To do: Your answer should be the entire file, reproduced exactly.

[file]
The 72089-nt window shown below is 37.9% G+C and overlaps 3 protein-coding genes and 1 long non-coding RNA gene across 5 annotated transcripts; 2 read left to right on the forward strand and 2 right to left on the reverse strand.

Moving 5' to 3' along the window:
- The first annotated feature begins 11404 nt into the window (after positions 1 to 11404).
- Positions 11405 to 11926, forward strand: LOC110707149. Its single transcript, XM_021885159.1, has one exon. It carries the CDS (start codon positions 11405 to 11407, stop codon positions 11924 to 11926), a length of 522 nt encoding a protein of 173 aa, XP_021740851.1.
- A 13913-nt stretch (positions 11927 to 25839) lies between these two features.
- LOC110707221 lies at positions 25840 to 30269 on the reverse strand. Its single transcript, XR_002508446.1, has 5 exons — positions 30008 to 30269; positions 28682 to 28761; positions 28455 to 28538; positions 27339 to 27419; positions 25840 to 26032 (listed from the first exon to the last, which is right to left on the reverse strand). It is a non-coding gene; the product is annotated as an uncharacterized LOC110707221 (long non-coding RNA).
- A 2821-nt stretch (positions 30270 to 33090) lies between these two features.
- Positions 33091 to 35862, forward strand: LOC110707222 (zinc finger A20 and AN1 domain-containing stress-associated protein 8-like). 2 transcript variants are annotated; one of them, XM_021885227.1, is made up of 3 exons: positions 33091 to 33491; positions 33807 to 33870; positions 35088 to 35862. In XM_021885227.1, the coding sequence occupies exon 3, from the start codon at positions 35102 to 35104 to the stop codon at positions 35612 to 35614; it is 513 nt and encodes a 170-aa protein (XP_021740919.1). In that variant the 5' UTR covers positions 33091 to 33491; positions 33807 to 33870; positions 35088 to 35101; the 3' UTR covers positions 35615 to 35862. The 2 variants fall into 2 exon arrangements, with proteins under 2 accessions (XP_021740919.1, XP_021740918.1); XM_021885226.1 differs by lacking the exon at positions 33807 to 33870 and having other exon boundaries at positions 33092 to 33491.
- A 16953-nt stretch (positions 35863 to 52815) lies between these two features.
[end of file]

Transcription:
The 72089-nt window shown below is 37.9% G+C and overlaps 3 protein-coding genes and 1 long non-coding RNA gene across 5 annotated transcripts; 2 read left to right on the forward strand and 2 right to left on the reverse strand.

Moving 5' to 3' along the window:
- The first annotated feature begins 11404 nt into the window (after positions 1 to 11404).
- Positions 11405 to 11926, forward strand: LOC110707149. Its single transcript, XM_021885159.1, has one exon. It carries the CDS (start codon positions 11405 to 11407, stop codon positions 11924 to 11926), a length of 522 nt encoding a protein of 173 aa, XP_021740851.1.
- A 13913-nt stretch (positions 11927 to 25839) lies between these two features.
- LOC110707221 lies at positions 25840 to 30269 on the reverse strand. Its single transcript, XR_002508446.1, has 5 exons — positions 30008 to 30269; positions 28682 to 28761; positions 28455 to 28538; positions 27339 to 27419; positions 25840 to 26032 (listed from the first exon to the last, which is right to left on the reverse strand). It is a non-coding gene; the product is annotated as an uncharacterized LOC110707221 (long non-coding RNA).
- A 2821-nt stretch (positions 30270 to 33090) lies between these two features.
- Positions 33091 to 35862, forward strand: LOC110707222 (zinc finger A20 and AN1 domain-containing stress-associated protein 8-like). 2 transcript variants are annotated; one of them, XM_021885227.1, is made up of 3 exons: positions 33091 to 33491; positions 33807 to 33870; positions 35088 to 35862. In XM_021885227.1, the coding sequence occupies exon 3, from the start codon at positions 35102 to 35104 to the stop codon at positions 35612 to 35614; it is 513 nt and encodes a 170-aa protein (XP_021740919.1). In that variant the 5' UTR covers positions 33091 to 33491; positions 33807 to 33870; positions 35088 to 35101; the 3' UTR covers positions 35615 to 35862. The 2 variants fall into 2 exon arrangements, with proteins under 2 accessions (XP_021740919.1, XP_021740918.1); XM_021885226.1 differs by lacking the exon at positions 33807 to 33870 and having other exon boundaries at positions 33092 to 33491.
- A 16953-nt stretch (positions 35863 to 52815) lies between these two features.